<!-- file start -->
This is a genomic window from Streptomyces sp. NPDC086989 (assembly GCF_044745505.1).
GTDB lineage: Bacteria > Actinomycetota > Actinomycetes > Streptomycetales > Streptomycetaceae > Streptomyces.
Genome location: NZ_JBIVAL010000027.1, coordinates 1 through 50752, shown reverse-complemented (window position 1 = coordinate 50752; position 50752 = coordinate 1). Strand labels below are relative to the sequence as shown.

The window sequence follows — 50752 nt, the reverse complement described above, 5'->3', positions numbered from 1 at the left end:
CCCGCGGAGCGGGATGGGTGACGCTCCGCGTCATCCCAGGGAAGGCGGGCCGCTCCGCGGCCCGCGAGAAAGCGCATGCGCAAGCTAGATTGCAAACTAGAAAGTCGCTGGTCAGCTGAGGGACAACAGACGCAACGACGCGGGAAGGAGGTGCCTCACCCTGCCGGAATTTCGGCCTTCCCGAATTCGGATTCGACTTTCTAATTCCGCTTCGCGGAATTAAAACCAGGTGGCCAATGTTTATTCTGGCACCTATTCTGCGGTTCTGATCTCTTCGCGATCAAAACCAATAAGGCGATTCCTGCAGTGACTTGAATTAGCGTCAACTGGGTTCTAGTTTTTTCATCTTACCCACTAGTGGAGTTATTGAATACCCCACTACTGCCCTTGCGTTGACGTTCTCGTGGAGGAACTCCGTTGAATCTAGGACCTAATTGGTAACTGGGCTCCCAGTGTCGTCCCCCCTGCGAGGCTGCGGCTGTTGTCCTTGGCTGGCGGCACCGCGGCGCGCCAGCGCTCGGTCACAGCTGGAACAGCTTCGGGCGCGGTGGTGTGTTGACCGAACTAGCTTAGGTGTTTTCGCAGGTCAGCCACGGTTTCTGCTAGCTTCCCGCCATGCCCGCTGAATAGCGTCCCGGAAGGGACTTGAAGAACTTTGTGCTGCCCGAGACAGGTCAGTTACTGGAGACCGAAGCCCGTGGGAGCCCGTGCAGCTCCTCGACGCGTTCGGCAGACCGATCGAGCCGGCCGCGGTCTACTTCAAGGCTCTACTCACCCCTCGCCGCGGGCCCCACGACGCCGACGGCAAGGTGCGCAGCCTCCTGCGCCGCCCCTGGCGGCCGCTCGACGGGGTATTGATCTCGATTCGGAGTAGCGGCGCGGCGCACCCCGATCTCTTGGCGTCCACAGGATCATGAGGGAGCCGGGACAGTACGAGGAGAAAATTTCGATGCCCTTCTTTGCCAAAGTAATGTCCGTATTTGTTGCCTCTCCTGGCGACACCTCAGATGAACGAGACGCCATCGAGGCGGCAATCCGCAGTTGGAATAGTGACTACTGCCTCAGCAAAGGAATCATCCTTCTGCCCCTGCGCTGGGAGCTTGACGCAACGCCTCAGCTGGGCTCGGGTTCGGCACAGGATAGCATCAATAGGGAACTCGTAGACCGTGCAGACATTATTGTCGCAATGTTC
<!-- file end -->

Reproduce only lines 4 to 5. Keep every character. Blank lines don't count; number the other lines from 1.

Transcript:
The window sequence follows — 50752 nt, the reverse complement described above, 5'->3', positions numbered from 1 at the left end:
CCCGCGGAGCGGGATGGGTGACGCTCCGCGTCATCCCAGGGAAGGCGGGCCGCTCCGCGGCCCGCGAGAAAGCGCATGCGCAAGCTAGATTGCAAACTAGAAAGTCGCTGGTCAGCTGAGGGACAACAGACGCAACGACGCGGGAAGGAGGTGCCTCACCCTGCCGGAATTTCGGCCTTCCCGAATTCGGATTCGACTTTCTAATTCCGCTTCGCGGAATTAAAACCAGGTGGCCAATGTTTATTCTGGCACCTATTCTGCGGTTCTGATCTCTTCGCGATCAAAACCAATAAGGCGATTCCTGCAGTGACTTGAATTAGCGTCAACTGGGTTCTAGTTTTTTCATCTTACCCACTAGTGGAGTTATTGAATACCCCACTACTGCCCTTGCGTTGACGTTCTCGTGGAGGAACTCCGTTGAATCTAGGACCTAATTGGTAACTGGGCTCCCAGTGTCGTCCCCCCTGCGAGGCTGCGGCTGTTGTCCTTGGCTGGCGGCACCGCGGCGCGCCAGCGCTCGGTCACAGCTGGAACAGCTTCGGGCGCGGTGGTGTGTTGACCGAACTAGCTTAGGTGTTTTCGCAGGTCAGCCACGGTTTCTGCTAGCTTCCCGCCATGCCCGCTGAATAGCGTCCCGGAAGGGACTTGAAGAACTTTGTGCTGCCCGAGACAGGTCAGTTACTGGAGACCGAAGCCCGTGGGAGCCCGTGCAGCTCCTCGACGCGTTCGGCAGACCGATCGAGCCGGCCGCGGTCTACTTCAAGGCTCTACTCACCCCTCGCCGCGGGCCCCACGACGCCGACGGCAAGGTGCGCAGCCTCCTGCGCCGCCCCTGGCGGCCGCTCGACGGGGTATTGATCTCGATTCGGAGTAGCGGCGCGGCGCACCCCGATCTCTTGGCGTCCACAGGATCATGAGGGAGCCGGGACAGTACGAGGAGAAAATTTCGATGCCCTTCTTTGCCAAAGTAATGTCCGTATTTGTTGCCTCTCCTGGCGACACCTCAGATGAACGAGACGCCATCGAGGCGGCAATCCGCAGTTGGAATAGTGACTACTGCCTCAGCAAAGGAATCATCCTTCTGCCCCTGCGCTGGGAGCTTGACGCAACGCCTCAGCTGGGCTCGGGTTCGGCACAGGATAGCATCAATAGGGAACTCGTAGACCGTGCAGACATTATTGTCGCAATGTTC